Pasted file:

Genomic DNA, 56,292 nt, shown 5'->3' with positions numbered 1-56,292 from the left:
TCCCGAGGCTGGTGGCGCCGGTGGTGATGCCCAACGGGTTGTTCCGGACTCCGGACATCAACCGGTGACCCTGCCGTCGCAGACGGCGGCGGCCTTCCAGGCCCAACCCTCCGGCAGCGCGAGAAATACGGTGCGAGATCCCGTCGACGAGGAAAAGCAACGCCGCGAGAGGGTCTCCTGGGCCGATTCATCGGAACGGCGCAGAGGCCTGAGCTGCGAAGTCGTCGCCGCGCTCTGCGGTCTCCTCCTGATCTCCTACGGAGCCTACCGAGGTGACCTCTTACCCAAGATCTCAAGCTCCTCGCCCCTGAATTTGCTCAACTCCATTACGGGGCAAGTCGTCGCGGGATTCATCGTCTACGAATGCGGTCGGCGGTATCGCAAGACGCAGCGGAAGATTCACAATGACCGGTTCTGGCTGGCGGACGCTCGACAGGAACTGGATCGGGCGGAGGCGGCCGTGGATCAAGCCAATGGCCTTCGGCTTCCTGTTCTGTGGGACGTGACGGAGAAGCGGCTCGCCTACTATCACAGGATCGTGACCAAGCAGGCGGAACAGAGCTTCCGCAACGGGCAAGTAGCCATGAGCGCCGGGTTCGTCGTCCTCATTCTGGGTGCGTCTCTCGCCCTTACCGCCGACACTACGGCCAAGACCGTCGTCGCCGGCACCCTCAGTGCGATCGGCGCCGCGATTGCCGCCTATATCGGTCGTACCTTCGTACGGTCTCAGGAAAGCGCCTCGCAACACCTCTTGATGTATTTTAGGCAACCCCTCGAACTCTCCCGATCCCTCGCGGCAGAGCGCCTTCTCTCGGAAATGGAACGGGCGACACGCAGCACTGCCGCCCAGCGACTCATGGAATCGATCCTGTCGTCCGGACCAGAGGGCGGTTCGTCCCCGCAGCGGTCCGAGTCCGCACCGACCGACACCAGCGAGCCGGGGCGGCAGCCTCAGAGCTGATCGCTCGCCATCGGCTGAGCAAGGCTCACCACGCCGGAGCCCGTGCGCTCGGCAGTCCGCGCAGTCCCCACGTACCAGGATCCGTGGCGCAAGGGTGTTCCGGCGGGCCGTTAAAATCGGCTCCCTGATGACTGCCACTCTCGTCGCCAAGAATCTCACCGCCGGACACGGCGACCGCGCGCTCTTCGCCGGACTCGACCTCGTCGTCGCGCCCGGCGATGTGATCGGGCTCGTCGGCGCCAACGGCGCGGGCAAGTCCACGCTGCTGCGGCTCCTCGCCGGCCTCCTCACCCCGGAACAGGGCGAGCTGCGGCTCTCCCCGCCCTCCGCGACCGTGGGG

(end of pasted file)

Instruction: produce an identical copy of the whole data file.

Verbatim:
Genomic DNA, 56,292 nt, shown 5'->3' with positions numbered 1-56,292 from the left:
TCCCGAGGCTGGTGGCGCCGGTGGTGATGCCCAACGGGTTGTTCCGGACTCCGGACATCAACCGGTGACCCTGCCGTCGCAGACGGCGGCGGCCTTCCAGGCCCAACCCTCCGGCAGCGCGAGAAATACGGTGCGAGATCCCGTCGACGAGGAAAAGCAACGCCGCGAGAGGGTCTCCTGGGCCGATTCATCGGAACGGCGCAGAGGCCTGAGCTGCGAAGTCGTCGCCGCGCTCTGCGGTCTCCTCCTGATCTCCTACGGAGCCTACCGAGGTGACCTCTTACCCAAGATCTCAAGCTCCTCGCCCCTGAATTTGCTCAACTCCATTACGGGGCAAGTCGTCGCGGGATTCATCGTCTACGAATGCGGTCGGCGGTATCGCAAGACGCAGCGGAAGATTCACAATGACCGGTTCTGGCTGGCGGACGCTCGACAGGAACTGGATCGGGCGGAGGCGGCCGTGGATCAAGCCAATGGCCTTCGGCTTCCTGTTCTGTGGGACGTGACGGAGAAGCGGCTCGCCTACTATCACAGGATCGTGACCAAGCAGGCGGAACAGAGCTTCCGCAACGGGCAAGTAGCCATGAGCGCCGGGTTCGTCGTCCTCATTCTGGGTGCGTCTCTCGCCCTTACCGCCGACACTACGGCCAAGACCGTCGTCGCCGGCACCCTCAGTGCGATCGGCGCCGCGATTGCCGCCTATATCGGTCGTACCTTCGTACGGTCTCAGGAAAGCGCCTCGCAACACCTCTTGATGTATTTTAGGCAACCCCTCGAACTCTCCCGATCCCTCGCGGCAGAGCGCCTTCTCTCGGAAATGGAACGGGCGACACGCAGCACTGCCGCCCAGCGACTCATGGAATCGATCCTGTCGTCCGGACCAGAGGGCGGTTCGTCCCCGCAGCGGTCCGAGTCCGCACCGACCGACACCAGCGAGCCGGGGCGGCAGCCTCAGAGCTGATCGCTCGCCATCGGCTGAGCAAGGCTCACCACGCCGGAGCCCGTGCGCTCGGCAGTCCGCGCAGTCCCCACGTACCAGGATCCGTGGCGCAAGGGTGTTCCGGCGGGCCGTTAAAATCGGCTCCCTGATGACTGCCACTCTCGTCGCCAAGAATCTCACCGCCGGACACGGCGACCGCGCGCTCTTCGCCGGACTCGACCTCGTCGTCGCGCCCGGCGATGTGATCGGGCTCGTCGGCGCCAACGGCGCGGGCAAGTCCACGCTGCTGCGGCTCCTCGCCGGCCTCCTCACCCCGGAACAGGGCGAGCTGCGGCTCTCCCCGCCCTCCGCGACCGTGGGG